You may have the impression the AMA Coalition represents the interest of people with mental illness. Not so. Our organization is a “member” of the group, not part of the vestry, the executive council, or privy to any decision-making processes of the Coalition. No other mental health advocates are active in the Coalition. Furthermore, neither the City’s Human Rights Commission or the subsidiary Commission on Disability are functioning, and even when they were, they did not represent the interests of people with mental illness. Both groups have excluded people with mental illness from appointments and participation.
Indeed, the COCL team, along with its city-hired staff, systematically excluded persons with mental illness – people the DOJ identified as the chief recipients of harm from police actions. The COCL contractor was selected by the mayor – against the recommendation of our organization, its supporters, and pretty much everyone else – and the contractor proceeded to stifle and silence people with mental illness, ignoring our concerns, not providing reasonable and requested accommodations, arranging for one to be arrested, threatening another, generating a hostile atmosphere, and insulting us all in comments published in the daily paper.
Now, we suspect the City and the DOJ will bring a proposal to the status conference to amend the settlement agreement, changing how oversight is done. Either directly or by inference, they will blame people with mental illness for not participating, when actually they tried – and got insults and exclusions in return. Their proposal will use words like “unsafe” or “disruptions” or “unmanageable” to describe our behavior. These words are fear-based exaggerations held true by the powerful – the language of prejudice. We may be called “unstable,” “angry” or “mad.” That’s the one thing they’ll get right; we are mad. We’re mad as hell, because cops killed our friends.
In their proposal, the parties will be right in saying oversight failed due to the structure of the agreement, which they designed and managed. But they’ll go a little further. They will assert the only way to accomplish the goals of the agreement is to limit the oversight duties to a single expert – a monitor – to report on progress to the community.
No doubt a monitor could be more efficient. No doubt they could be more professional, with a nice suit and careful decorum. No doubt they’d be well versed in the legal issues, savvy when engaging the media, and have clean, non-conflicted hands.
But a monitor would represent the interests of the parties and not the persons harmed, not persons with mental illness. A monitor would further limit the community and voices of people with mental illness and that’s both wrong and shortsighted.
It’s the voice of those persons – the harmed persons – and their allies that performs three essential actions.
First and foremost, their equal participation, regardless of how crazy they sound, gives credibility to the process. This is a reconciliation, not just a checklist or set of logical rules. There has been harm and trust has been broken, and those must be reconciled and repaired.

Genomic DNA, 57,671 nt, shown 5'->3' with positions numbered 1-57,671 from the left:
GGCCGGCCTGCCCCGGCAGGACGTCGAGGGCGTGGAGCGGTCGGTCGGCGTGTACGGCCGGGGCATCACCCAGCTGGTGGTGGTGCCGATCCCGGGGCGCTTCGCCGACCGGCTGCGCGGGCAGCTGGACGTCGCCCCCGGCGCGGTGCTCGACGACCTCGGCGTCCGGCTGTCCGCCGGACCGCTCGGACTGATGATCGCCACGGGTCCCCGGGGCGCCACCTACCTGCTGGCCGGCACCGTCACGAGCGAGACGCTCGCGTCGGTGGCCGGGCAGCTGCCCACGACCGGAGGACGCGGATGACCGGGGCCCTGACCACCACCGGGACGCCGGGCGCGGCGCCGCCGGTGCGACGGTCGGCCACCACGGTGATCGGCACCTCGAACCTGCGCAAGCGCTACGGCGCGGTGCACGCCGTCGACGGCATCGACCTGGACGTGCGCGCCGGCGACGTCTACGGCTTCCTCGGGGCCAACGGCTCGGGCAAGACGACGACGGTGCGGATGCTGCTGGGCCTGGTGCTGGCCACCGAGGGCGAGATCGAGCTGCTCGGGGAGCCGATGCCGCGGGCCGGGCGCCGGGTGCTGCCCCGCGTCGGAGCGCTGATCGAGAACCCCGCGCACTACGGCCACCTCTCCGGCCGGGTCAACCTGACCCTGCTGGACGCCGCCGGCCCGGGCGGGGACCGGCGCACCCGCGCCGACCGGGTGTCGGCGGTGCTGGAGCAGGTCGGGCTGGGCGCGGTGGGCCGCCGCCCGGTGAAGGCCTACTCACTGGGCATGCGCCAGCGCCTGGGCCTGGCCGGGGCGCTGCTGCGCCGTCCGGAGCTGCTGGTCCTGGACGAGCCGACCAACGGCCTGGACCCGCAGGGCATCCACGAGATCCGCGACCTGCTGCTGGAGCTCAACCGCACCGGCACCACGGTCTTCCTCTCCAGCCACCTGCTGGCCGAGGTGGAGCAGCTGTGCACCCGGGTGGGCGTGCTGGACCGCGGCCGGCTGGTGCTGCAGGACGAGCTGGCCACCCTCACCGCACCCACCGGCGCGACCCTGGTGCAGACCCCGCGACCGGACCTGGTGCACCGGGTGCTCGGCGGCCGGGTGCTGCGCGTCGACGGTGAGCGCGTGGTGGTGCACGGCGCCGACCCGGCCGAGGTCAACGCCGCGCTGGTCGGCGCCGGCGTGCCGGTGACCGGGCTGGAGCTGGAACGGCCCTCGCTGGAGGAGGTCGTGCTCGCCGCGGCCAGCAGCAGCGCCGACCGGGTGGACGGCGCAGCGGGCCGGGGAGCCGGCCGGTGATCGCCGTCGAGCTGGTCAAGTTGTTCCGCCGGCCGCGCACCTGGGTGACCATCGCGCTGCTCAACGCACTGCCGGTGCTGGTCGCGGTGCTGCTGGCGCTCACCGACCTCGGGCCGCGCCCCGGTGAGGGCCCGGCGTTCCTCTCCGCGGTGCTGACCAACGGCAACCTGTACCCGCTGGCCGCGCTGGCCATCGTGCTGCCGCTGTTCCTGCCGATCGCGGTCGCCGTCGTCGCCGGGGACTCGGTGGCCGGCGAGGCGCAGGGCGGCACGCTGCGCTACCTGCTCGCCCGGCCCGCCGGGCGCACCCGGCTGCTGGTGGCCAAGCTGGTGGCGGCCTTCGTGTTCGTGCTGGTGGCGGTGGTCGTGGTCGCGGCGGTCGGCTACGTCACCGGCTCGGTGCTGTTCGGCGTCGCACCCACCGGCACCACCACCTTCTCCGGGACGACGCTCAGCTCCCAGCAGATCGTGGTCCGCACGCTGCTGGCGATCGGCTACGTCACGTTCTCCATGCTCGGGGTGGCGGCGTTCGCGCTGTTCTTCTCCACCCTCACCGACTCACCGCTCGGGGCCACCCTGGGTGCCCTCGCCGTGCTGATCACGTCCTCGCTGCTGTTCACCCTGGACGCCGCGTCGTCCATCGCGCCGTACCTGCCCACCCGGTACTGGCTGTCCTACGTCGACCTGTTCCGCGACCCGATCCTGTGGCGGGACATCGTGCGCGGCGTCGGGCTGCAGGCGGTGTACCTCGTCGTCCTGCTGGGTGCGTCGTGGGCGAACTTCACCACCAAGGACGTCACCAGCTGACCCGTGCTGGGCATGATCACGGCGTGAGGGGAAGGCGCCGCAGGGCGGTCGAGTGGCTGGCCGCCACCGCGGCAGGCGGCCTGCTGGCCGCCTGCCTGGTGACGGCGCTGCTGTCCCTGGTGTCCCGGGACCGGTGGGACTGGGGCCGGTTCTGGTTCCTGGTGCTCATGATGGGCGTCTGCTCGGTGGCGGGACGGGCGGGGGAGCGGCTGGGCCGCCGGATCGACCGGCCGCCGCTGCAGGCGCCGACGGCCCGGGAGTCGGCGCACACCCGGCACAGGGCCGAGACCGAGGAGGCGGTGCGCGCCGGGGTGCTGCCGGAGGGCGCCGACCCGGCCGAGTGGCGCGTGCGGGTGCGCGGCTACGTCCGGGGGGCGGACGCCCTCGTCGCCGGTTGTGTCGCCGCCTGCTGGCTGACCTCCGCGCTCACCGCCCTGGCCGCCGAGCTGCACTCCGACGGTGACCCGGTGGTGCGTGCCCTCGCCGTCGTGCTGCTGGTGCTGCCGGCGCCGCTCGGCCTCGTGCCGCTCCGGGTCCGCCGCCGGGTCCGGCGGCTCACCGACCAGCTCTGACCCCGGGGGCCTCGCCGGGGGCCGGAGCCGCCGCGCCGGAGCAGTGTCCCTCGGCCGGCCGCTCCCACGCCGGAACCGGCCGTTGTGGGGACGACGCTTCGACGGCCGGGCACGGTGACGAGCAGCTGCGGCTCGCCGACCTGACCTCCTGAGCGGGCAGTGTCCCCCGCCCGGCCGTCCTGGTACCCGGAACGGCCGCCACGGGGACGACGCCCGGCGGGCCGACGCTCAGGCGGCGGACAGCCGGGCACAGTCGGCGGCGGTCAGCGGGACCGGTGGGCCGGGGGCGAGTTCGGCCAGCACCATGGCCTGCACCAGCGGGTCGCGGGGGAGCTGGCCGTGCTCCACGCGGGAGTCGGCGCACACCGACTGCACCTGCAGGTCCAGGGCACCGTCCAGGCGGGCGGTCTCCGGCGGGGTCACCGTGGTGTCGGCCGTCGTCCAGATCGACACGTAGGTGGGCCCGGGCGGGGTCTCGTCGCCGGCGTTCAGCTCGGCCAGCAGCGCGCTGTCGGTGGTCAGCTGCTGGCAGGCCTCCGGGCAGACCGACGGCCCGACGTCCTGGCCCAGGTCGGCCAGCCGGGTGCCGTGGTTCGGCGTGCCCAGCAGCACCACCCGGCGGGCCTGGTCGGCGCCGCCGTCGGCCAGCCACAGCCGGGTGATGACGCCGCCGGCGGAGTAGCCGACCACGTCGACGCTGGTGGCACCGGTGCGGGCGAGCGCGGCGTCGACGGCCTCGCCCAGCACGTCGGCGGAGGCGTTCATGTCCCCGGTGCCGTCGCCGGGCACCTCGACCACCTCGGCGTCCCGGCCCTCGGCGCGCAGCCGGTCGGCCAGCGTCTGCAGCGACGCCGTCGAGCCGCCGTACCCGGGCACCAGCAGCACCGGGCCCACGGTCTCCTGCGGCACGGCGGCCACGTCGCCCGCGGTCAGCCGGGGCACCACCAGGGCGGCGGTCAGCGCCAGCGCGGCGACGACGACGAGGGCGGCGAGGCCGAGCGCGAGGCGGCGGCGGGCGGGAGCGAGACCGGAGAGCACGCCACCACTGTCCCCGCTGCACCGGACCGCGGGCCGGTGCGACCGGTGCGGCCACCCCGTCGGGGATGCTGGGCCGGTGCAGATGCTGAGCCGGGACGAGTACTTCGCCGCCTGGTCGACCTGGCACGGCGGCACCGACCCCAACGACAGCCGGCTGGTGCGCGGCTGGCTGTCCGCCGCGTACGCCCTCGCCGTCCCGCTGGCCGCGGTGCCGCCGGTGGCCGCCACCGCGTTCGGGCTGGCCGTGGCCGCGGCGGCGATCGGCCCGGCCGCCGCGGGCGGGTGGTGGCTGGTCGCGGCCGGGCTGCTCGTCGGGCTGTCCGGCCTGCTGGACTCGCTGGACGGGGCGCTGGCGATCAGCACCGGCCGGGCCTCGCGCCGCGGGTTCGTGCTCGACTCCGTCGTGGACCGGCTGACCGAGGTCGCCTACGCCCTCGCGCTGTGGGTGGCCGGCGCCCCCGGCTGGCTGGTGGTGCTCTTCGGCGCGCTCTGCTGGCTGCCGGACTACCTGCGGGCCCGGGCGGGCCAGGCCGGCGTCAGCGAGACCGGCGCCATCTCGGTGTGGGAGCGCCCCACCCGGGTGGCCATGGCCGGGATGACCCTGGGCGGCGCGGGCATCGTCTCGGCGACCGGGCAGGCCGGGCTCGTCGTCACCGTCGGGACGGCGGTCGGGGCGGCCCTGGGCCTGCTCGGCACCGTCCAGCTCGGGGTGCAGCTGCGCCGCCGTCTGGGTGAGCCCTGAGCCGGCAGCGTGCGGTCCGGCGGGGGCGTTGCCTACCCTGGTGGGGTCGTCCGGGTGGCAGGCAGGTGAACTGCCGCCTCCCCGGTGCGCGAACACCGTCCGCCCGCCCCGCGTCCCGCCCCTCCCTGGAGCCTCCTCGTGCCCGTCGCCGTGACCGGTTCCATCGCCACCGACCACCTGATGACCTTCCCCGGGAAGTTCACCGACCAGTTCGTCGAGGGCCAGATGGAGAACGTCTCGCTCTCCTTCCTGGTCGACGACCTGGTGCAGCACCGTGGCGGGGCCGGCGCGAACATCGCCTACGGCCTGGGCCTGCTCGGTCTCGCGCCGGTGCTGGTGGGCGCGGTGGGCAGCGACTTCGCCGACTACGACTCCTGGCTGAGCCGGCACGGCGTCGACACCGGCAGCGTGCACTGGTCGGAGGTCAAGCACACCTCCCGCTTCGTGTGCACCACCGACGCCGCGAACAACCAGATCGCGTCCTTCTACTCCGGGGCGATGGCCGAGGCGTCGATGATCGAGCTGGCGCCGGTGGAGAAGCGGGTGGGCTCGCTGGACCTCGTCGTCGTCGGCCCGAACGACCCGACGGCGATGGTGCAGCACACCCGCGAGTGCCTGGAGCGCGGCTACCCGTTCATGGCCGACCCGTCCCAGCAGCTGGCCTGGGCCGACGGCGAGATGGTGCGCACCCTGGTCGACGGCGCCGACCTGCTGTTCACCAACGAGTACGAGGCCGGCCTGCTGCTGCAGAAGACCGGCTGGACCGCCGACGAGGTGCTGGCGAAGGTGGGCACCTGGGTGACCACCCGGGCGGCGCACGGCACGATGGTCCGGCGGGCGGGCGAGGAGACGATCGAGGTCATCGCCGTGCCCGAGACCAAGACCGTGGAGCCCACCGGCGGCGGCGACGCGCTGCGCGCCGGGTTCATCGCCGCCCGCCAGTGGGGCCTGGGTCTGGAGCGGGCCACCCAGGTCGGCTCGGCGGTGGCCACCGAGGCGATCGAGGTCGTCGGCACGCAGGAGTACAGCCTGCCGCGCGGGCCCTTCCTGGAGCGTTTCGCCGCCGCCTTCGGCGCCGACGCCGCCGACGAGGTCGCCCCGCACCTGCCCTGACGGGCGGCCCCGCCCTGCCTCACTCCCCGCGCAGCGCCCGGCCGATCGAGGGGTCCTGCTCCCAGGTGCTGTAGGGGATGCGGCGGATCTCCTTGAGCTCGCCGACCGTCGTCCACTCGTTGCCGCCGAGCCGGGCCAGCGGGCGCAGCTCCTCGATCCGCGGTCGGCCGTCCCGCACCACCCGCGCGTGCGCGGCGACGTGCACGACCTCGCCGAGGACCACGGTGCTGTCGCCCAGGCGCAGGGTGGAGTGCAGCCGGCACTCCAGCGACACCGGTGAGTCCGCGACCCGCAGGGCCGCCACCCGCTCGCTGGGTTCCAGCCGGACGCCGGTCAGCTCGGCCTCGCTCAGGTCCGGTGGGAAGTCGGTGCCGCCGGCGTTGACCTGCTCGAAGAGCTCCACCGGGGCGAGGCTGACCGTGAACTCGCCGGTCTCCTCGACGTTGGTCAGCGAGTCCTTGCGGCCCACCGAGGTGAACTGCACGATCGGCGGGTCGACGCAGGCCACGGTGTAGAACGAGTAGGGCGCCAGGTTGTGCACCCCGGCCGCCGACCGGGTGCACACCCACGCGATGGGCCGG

Second, within those voices is the actual solution to the problem of misuse of force. The solution exists, but it’s not within the settlement agreement or any part of law. It exists to be discerned and discovered and used.
Third, the discussion of US DOJ v. City of Portland is the first time people with mental illness have been purposefully included in a public policy conversation by the City of Portland. It’s no surprise there is anger and shouting – we’ve waited a long time. The COCL contractor and the city-hired staff should have known anger and shouting would happen when they pushed moderate, knowledgeable and thoughtful voices out of the room. Shouting begins many authentic reconciliation discussions.
Our voices, loud or soft, are vital, individual and so fragile. All over the nation, police administrators are counting the fatal interchanges between cops and people with mental illness, result of decades of undertraining cops and underfunding public healthcare. At the apex, each death forms a banal statistic from which we learn almost nothing. Our fragile voices can tell you how those apices were reached – the hours, days, weeks when crisis could have been averted. Our fragile voices are valuable. They should not be stifled.
The discussion on misuse of police force should continue, and the voices of those harmed by the police should be kept front and center, protected by the settlement agreement. We’ve closely watched police officers when they listen to our words and even our shouts, both at the top and on the street corner. They are listening. They were deaf to it for decades but our police administrators now understand the problem. They are not distracted by our behavior or our volume. They’re listening for that solution. They want to know how to make the wrong a right. If you shut the door on our voices it will take longer and be more painful for that solution to be heard.
We’ve published a number of articles on the settlement agreement and police accountability. Those opinions have not changed. You can read them here – http://www.mentalhealthportland.org/recent-projects/